Somatic Experiencing (SE)

Somatic Experiencing (SE) harnesses the mind-body connection to ease the symptoms of trauma, pain, and distress.

What is Somatic Experiencing Therapy?

Somatic Experiencing Therapy describes a therapy modality that leverages the connection between a person’s physical being and their mental or emotional states. The mind-body connection is the belief that the mind and body are dependent on one another and not separate elements of living. Clients who begin Somatic Experiencing Therapy first engage their bodies in the healing process, with the goal of decreasing their cognitive symptoms later on.

Somatic Experiencing Therapy relies on clients’ ability to assess their body’s comfort – and specifically, how their bodies feel in the face of stress, the presence of difficult memories, or when experiencing a “freeze.” Freezing is a common reaction to stress or perceived danger. When we become distressed, we may freeze instead of activating the “fight-or-flight” response. When this occurs, the body’s systems sometimes can’t recalibrate, even after the removal of the threat or stress trigger. Our bodies’ energy becomes trapped, holding us back from processing through the trauma and moving forward. According to Somatic Experiencing Therapy, this is the reason why some individuals develop PTSD or anxiety after traumatic events.

To free this trapped energy, Somatic Experiencing Therapy asks clients to release the tension in their bodies in a systematic way. Clients use physical sensations and cues to recalibrate their body’s stress levels, with the goal of bringing the body – and, therefore, the mind – back into a place of peace and comfort.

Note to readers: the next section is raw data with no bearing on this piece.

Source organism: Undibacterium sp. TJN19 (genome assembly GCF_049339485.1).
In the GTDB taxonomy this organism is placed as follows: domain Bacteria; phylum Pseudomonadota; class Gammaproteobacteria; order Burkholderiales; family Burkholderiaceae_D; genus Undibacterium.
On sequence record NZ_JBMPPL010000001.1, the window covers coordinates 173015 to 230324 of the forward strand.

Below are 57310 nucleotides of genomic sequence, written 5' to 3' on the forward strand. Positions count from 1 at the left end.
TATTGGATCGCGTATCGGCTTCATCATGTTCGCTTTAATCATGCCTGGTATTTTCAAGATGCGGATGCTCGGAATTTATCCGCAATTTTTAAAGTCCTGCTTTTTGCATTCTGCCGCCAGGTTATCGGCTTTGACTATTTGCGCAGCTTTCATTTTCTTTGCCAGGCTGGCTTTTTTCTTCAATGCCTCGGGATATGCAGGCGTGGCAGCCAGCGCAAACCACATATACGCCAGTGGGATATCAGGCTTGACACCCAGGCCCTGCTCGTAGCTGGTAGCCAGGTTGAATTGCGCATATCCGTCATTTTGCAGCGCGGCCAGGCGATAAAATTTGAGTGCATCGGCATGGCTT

What happens in a Somatic Experiencing Therapy session?

There are many elements to Somatic Experiencing Therapy and a trained, certified Somatic Experiencing therapist can help you use the modality to decrease your mental health symptoms. Many therapists begin Somatic Experiencing Therapy by teaching their clients relaxation or mindfulness practices. By learning how to utilize deep breathing or grounding techniques to calm down, these tools can be called upon at any stage of Somatic Experiencing Therapy. While clients learn these tools, therapists encourage them to become hyper-aware of their body sensations. They may ask the following questions:

  • What can you tell me about your heart rate?
  • Does your body feel sweaty at all? Your palms, forehead, neck?
  • Where do you feel tension? Move your body around to tell if you have any muscles that are tightening.
  • Pay attention to your body language as we talk – what do you notice?
  • When your body feels this way, how does your mind or heart feel?

Somatic Experiencing therapists’ aim is to tie physical sensations to mental wellbeing. If a client is feeling tension, they’re more likely to feel stress. The therapist wants to help the client relax so they can process through the stress and move forward. When clients become upset talking about their past experiences or difficult thoughts, therapists ask them to use their relaxation skills. This is called pendulation. Eventually, the therapist and client will approach conversing about their past trauma.

What can Somatic Experiencing Therapy help with?

Somatic Experiencing Therapy is mostly used with clients who previously experienced traumatic events. Many of these clients develop PTSD or anxiety as a result of these traumatic events. Others may have developed depression or substance abuse disorders.

Because the nature of Somatic Experiencing Therapy includes the treatment of trauma, it’s important to find a trauma-informed therapist who can create a safe environment in therapy sessions. Many Somatic Experiencing therapists are trained in providing trauma-informed care, however it’s best to find a therapist with certification in supporting clients with PTSD.